Abstract: There is extensive evidence on both the endogeneity of labor productivity to the wage remuneration and the persistence of wage inequality across observationally similar workers and firms. The paper builds an evolutionary micro-dynamic model having these two features of the labor market as interconnected, and explores the ensuing implications for the macro-dynamics of the distribution of income, capacity utilization and output growth. Firms periodically revise (and possibly switch) their choice of remunerating workers with a higher or lower wage, and the resulting labor productivity differential across workers is endogenous to the distribution of wage remuneration strategies across firms. The long run features wage inequality as a persistent outcome. Moreover, plausibly low levels of wage inequality suffice to cause the distribution of wage remuneration strategies across firms, and therefore the distribution of income, capacity utilization and output growth, all to experience self-sustaining cyclical fluctuations.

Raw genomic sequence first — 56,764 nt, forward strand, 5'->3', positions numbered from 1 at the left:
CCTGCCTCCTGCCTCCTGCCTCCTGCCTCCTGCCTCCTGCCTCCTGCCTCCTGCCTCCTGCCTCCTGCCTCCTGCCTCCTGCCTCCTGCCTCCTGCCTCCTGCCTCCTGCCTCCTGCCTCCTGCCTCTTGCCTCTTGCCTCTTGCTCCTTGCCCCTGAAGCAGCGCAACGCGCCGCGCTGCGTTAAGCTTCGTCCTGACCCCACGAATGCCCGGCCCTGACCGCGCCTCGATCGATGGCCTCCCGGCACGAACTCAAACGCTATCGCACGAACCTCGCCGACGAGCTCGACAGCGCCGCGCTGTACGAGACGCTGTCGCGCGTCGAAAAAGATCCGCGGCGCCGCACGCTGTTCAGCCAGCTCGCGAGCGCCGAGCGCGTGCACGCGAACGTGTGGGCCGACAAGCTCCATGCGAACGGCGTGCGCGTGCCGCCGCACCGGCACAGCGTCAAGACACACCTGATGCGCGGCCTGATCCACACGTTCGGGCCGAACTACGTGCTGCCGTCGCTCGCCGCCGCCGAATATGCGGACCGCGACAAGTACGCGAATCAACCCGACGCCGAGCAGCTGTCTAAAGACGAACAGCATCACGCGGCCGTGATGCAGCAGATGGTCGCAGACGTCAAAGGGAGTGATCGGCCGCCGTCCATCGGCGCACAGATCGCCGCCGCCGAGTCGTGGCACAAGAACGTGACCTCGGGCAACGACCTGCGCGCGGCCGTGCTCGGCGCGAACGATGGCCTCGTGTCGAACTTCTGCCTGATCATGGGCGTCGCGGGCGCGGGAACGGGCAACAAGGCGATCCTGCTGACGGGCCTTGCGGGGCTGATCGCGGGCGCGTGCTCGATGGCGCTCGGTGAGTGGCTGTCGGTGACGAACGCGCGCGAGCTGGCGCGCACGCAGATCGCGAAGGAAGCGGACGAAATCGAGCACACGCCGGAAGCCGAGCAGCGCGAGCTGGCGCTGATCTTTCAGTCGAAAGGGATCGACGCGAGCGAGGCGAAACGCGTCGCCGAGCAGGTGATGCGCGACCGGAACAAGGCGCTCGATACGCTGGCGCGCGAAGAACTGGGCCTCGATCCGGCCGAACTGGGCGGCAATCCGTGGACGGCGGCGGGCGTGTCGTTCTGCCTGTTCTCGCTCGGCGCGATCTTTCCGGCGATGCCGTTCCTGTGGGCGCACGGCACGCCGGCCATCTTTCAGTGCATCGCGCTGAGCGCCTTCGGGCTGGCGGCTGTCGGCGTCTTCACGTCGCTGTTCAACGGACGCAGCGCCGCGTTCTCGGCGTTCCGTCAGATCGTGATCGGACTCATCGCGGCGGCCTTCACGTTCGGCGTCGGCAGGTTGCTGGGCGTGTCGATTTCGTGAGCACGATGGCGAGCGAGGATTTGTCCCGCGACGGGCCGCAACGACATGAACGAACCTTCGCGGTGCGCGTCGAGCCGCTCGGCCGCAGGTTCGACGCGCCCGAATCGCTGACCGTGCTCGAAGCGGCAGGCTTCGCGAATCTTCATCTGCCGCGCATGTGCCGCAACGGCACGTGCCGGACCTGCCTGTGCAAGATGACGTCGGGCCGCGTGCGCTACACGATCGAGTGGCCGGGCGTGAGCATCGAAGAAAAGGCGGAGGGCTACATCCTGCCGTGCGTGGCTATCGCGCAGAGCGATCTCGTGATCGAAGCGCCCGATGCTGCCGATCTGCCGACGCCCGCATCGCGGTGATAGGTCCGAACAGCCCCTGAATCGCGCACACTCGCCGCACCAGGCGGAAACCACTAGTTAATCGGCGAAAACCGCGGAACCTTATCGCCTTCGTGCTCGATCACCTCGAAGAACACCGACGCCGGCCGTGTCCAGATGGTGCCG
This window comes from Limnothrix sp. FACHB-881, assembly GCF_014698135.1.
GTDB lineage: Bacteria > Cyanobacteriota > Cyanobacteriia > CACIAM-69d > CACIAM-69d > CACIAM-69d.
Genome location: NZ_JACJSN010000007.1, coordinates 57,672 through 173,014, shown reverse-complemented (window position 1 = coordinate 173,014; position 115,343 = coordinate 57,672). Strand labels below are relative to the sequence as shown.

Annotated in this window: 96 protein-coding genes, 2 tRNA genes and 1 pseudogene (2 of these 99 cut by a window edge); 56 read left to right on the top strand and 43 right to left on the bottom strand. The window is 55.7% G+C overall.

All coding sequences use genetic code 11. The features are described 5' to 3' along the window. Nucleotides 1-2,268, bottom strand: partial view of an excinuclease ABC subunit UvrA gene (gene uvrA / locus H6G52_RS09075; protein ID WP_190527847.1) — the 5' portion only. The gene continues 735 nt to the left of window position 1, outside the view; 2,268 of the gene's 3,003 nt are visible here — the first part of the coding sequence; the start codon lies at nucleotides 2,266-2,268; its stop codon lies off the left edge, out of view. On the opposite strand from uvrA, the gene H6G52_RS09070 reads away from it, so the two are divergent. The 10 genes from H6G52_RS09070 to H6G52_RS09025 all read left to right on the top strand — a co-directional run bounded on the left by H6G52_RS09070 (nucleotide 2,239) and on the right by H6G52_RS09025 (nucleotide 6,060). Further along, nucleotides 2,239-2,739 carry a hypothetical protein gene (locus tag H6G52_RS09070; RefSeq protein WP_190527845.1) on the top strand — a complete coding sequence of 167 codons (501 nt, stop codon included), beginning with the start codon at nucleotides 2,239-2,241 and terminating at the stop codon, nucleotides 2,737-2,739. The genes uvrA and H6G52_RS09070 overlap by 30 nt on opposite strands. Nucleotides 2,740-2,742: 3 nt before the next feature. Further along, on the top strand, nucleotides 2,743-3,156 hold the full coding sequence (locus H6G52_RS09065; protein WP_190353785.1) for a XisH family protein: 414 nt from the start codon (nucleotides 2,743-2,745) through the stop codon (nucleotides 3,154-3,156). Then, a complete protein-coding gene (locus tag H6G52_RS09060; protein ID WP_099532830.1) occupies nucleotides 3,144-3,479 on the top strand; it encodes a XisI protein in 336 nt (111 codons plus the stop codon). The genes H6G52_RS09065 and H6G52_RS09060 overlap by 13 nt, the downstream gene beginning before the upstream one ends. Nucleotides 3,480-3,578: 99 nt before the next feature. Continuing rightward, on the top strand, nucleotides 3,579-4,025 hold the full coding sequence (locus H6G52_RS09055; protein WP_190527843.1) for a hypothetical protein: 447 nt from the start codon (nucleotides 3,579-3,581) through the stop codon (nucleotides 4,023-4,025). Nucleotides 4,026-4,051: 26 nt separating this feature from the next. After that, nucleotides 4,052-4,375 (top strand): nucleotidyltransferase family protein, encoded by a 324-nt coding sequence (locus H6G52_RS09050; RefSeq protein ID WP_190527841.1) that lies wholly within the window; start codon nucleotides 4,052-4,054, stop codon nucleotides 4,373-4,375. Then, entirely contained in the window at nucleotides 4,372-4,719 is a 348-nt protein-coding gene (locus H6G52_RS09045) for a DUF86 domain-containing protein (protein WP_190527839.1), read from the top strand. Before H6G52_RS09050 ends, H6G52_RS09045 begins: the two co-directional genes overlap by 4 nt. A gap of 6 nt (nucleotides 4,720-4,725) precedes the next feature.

Keywords: Wage inequality; evolutionary micro-dynamics; distribution of income; capacity utilization; output growth
    JEL: J31 E25 E32 O41 C62
    Date: 2019–11–29
  10. By: Klofsten, Magnus (Linköping University); Lundmark, Erik (Linköping University); Wennberg, Karl (The Ratio Institute); Bank, Megan (Linköping University)
    Abstract: Research on incubators show that size is important in achieving efficiency and networking benefits for clients. However, little research has focused on what factors influence incubator size. We theorize and show partial support for size benefits to incubator specialization. Analyses of the relationship between size and four distinct specialization strategies in a sample of 96 European incubators show that incubator size is positively related to a strategic focus on universities and research institutes as recruitment channels and to a focus on sustainability, but not to a regional or industry focus. Paradoxically, tenants with a focus other than sustainability often dominate sustainability-oriented incubators, suggesting that sustainability may be more of a legitimating strategy than an explicit selection criterion.